I passed through London last Wednesday and after lunch had the good luck to pop into Chatham House to see Prime Minister Theresa May’s last public speech. Truth be told, the invite I received specified only that a senior politician would be speaking, and as I trundled down the motorway towards Bordeaux airport early that morning, I was expecting be treated to a last hustings hurrah from Jeremy Hunt. Instead, Theresa May turned up to deliver a speech on ‘The State of Politics’ (though not under Chatham House Rules).

I had not seen her speak before and after I did many things fell into place. As she is at the end of her tenure as PM she deserves at least a ceasefire from the criticism that has been directed at her. However, the general lack of emotional investment in her comments and her willingness to avoid engagement on questions led me to think that she naturally won few passionate political friends in Westminster and Brussels.

To be fair, some comments did strike a chord and her thoughts on the antagonistic, negative and now habitually hostile approach to politics in the UK and US were worth listening to. In particular she lamented the lack of compromise in politics today, the deepening of divisions (the ‘Squad’ debate in the US is a very good case in point) and the rise of absolutism. What she meant here is much less the enforcement of the primacy of principles, but the conviction of those with extreme views that their perspective is right to the point that other competing views are excluded. That at least is my too wordy definition of what she said.

Absolutism can have many political effects — some voters are drawn by strong views while others are put off. In general, what we can call absolutist views get more media and social media attention than more moderate views. Bad ideas fly faster than good ones. In the longer-run, absolutism may end up breaking apart very well-established political parties, further destroying bi-partisanship and generally producing bad policies.

We might well argue that absolutism is everywhere, even in financial markets. A pronounced trend in recent months has been the strong rise of bond and equity prices in tandem, to the point that the correlation between them has reached historical extremes. The price action in each, major asset class suggests a strong degree of conviction, almost to the point of absolutism.

Surely, neither equities nor bonds can both be right? Indeed, both could be wrong. Bond prices reflect weaker economic growth, potentially lower trend growth and the apparent willingness of central bankers (Korea cut rates last week for instance) to force rates lower.

Equities exuberantly reflect this ‘surrender’ of central bankers, but in my view do not reflect lower growth. In that respect an ongoing macroeconomic shock (a longer, deeper, sillier trade dispute is the likely cause in the near term), in the context of very low unemployment may well be the signal that equities have peaked.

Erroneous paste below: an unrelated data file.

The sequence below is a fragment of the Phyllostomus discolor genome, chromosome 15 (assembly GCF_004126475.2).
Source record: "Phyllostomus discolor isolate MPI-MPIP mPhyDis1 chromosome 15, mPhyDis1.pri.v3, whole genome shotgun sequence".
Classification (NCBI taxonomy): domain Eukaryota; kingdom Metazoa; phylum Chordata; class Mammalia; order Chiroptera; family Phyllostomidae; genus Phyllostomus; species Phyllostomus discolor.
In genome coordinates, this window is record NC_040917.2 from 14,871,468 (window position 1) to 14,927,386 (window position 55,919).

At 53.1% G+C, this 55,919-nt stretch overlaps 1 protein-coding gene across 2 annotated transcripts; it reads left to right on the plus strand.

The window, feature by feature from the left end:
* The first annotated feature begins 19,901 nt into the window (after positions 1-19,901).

One remarkable offshoot of the absolutism in equities and bonds (in the sense that both have risen together) is that wealth — at least financial wealth has risen sharply. Indeed, I would hazard that with house prices generally now more choppy, the mass of household wealth (financial plus housing wealth less debt) is close to a peak. There are other signs that this may be the case, such as generous IPO (initial public offering) pipelines that suggest that business men and women want to sell businesses,

Ironically, whether we are at a peak in wealth will depend very much on the major central banks, whose overly generous approach to quantitative easing has spurred the creation of financial wealth, and at least in the case of the USA has pushed wealth inequality to historic highs. The Fed in particular is now wrapping itself in policy knots, because any change in policy could produce a large wealth effect, at least for the middle classes.

Central banks are however likely to treat any recession as an excuse to cut rates and open up the policy toolbox. This means that household balance sheets in developed countries should be relatively solid, and that financial risks will be focused mostly on corporate balance sheets (in the US and China) and on government balance sheets (in China and select EU and EM countries).

The exceptions are perhaps Hong Kong and Australia — where property prices and leverage are high. I would also put the UK in this bracket. As I left the May speech on Wednesday, I picked up a copy of the Evening Standard, whose headline read ‘property slump accelerates with biggest drop in prices in a decade’. If this continues, the ‘state of politics’ will become even more complicated. May is leaving at the right time!

Have a good week ahead,


What’s Next After Globalization? — this blog ties together economics, history, finance, politics and geopolitics.